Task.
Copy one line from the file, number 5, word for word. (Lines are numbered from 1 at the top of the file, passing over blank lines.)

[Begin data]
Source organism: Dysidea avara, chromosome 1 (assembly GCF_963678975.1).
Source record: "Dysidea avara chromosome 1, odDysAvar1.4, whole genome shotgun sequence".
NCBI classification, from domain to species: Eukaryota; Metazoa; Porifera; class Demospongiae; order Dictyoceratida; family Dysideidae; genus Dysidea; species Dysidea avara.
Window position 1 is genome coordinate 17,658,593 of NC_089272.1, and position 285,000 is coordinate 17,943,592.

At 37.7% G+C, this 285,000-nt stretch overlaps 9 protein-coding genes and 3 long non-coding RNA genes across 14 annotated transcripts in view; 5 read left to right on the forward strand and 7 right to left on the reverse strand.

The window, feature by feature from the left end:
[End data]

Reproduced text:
At 37.7% G+C, this 285,000-nt stretch overlaps 9 protein-coding genes and 3 long non-coding RNA genes across 14 annotated transcripts in view; 5 read left to right on the forward strand and 7 right to left on the reverse strand.